In this UTLA strike, is it fair to say local government is run by the Democrats?
Yes, the local government of Los Angeles is Democratic. I believe every member of the Los Angeles board of education is a Democrat. And in the state legislature, both houses of the legislature not only are Democratic, they have super majorities of Democrats. Republicans are virtually non-existent. And, the governor’s a Democrat. And yet, they are not doing anything to help teachers are other workers, they are not trying to limit charter privatization, most of them are backers of charter privatization.
You support unions breaking from the Democratic and Republican parties — what should they support instead?
I believe that the United States needs to have a radical labor party, that’s based on the unions, and has revolutionary politics.
How do you think this strike can be won?
I believe this is going to be a difficult strike to win, because what the union is asking for involves a huge influx of money from the state, and I seriously doubt the state’s going to provide that. I think the district, which is whining to anyone who will listen, has managed over the past five years to secrete a budget surplus of almost 2 billion dollars of unspent money. They keep saying they’re spending more money than they’re taking in… how is it possible for them to have put away 2 billion dollars — and there’s more money than that, you can bet your bottom dollar — if they’re spending more than they’re taking in? That money should be immediately used to improve the conditions in schools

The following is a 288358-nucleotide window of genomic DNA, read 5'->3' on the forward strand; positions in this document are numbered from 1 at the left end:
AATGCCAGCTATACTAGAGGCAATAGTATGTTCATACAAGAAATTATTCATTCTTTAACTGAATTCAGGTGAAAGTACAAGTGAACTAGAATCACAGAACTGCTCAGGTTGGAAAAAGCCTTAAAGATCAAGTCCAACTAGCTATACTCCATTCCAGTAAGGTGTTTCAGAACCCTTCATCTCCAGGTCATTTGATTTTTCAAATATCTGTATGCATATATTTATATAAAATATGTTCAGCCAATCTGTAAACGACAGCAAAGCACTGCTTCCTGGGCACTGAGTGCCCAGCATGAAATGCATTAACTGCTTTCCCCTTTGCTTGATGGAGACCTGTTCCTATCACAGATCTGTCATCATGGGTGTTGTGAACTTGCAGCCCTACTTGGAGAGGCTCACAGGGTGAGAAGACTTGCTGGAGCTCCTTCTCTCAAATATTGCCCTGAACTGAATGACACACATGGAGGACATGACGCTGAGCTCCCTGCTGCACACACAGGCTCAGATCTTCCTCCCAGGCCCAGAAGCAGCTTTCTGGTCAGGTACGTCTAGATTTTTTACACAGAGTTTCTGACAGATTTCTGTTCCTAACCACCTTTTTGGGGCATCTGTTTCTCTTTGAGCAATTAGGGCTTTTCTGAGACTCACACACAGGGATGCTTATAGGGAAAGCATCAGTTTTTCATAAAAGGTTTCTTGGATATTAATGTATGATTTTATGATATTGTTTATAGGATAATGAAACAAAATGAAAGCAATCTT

How are the picket lines? Have people been crossing? Are the schools currently open?
The school is open. So far as I know, two teachers have crossed the picket line, and that’s it. The picket line is very well-attended for a rainy day in Los Angeles. There were not only UTLA members and parents and community members, there were also members of other unions, and I think that’s a really good sign.
The solidarity of working people is really important, and I’m hoping the strike will act as a spark for other unions to go on strike, because strikes have become a very rare thing in the last 30 years. The only people engaging in class struggle in the United States have been the ruling class; attacks on working people are non-stop. But working people, because their leadership has been sold out to the Democratic Party, they don’t fight back. So hopefully this strike can act as a catalyst and other people will say, “If the teachers can do it, we can do it.” And we’ll be out there supporting them, just as they are here today supporting us.
What about other unionized school workers?
All of the unions in the district have negotiated a complete sell out clause in their contract that says they cannot strike when they have a ratified contract, and most of them have ratified in recent months. The leadership of SEIU local 99 is pushing them to respect that clause. SEIU local 99, which is the union of teaching assistants, office staff, bus drivers, has said that unless 80% of the membership at a particular site agrees to support the picket line, then they should not go out. And it’s hard to get 80% to do anything — they’re frightened, they’re afraid their leadership won’t back them.